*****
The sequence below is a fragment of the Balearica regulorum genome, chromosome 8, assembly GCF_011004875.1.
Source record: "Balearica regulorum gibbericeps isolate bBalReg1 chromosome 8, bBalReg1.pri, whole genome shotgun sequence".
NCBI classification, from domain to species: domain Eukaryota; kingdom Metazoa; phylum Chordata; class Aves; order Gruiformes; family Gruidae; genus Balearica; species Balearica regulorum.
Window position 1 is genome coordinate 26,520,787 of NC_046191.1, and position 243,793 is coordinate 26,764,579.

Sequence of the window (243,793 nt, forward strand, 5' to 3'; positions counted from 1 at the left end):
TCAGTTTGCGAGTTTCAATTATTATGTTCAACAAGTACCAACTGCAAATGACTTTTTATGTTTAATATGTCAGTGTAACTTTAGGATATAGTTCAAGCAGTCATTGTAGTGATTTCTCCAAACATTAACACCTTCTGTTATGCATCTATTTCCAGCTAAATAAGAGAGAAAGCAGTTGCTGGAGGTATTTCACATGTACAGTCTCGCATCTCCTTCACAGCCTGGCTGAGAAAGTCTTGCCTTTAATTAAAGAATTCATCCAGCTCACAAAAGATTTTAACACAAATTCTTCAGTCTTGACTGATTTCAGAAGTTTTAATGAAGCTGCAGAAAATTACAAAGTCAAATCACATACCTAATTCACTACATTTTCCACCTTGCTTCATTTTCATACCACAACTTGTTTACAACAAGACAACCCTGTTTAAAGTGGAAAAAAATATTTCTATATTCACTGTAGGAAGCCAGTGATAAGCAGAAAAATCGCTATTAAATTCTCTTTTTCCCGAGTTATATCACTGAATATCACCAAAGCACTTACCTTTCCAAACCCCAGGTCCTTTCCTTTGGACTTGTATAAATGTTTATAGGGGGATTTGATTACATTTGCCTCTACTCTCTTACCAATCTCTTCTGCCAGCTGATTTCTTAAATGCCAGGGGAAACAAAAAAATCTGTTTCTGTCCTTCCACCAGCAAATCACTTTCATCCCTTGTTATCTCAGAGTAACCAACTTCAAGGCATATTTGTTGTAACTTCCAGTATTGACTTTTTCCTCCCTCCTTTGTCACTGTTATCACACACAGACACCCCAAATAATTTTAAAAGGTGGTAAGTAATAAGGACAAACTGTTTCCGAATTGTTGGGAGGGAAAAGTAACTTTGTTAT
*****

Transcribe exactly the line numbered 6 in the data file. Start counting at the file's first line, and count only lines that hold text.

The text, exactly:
TCAGTTTGCGAGTTTCAATTATTATGTTCAACAAGTACCAACTGCAAATGACTTTTTATGTTTAATATGTCAGTGTAACTTTAGGATATAGTTCAAGCAGTCATTGTAGTGATTTCTCCAAACATTAACACCTTCTGTTATGCATCTATTTCCAGCTAAATAAGAGAGAAAGCAGTTGCTGGAGGTATTTCACATGTACAGTCTCGCATCTCCTTCACAGCCTGGCTGAGAAAGTCTTGCCTTTAATTAAAGAATTCATCCAGCTCACAAAAGATTTTAACACAAATTCTTCAGTCTTGACTGATTTCAGAAGTTTTAATGAAGCTGCAGAAAATTACAAAGTCAAATCACATACCTAATTCACTACATTTTCCACCTTGCTTCATTTTCATACCACAACTTGTTTACAACAAGACAACCCTGTTTAAAGTGGAAAAAAATATTTCTATATTCACTGTAGGAAGCCAGTGATAAGCAGAAAAATCGCTATTAAATTCTCTTTTTCCCGAGTTATATCACTGAATATCACCAAAGCACTTACCTTTCCAAACCCCAGGTCCTTTCCTTTGGACTTGTATAAATGTTTATAGGGGGATTTGATTACATTTGCCTCTACTCTCTTACCAATCTCTTCTGCCAGCTGATTTCTTAAATGCCAGGGGAAACAAAAAAATCTGTTTCTGTCCTTCCACCAGCAAATCACTTTCATCCCTTGTTATCTCAGAGTAACCAACTTCAAGGCATATTTGTTGTAACTTCCAGTATTGACTTTTTCCTCCCTCCTTTGTCACTGTTATCACACACAGACACCCCAAATAATTTTAAAAGGTGGTAAGTAATAAGGACAAACTGTTTCCGAATTGTTGGGAGGGAAAAGTAACTTTGTTAT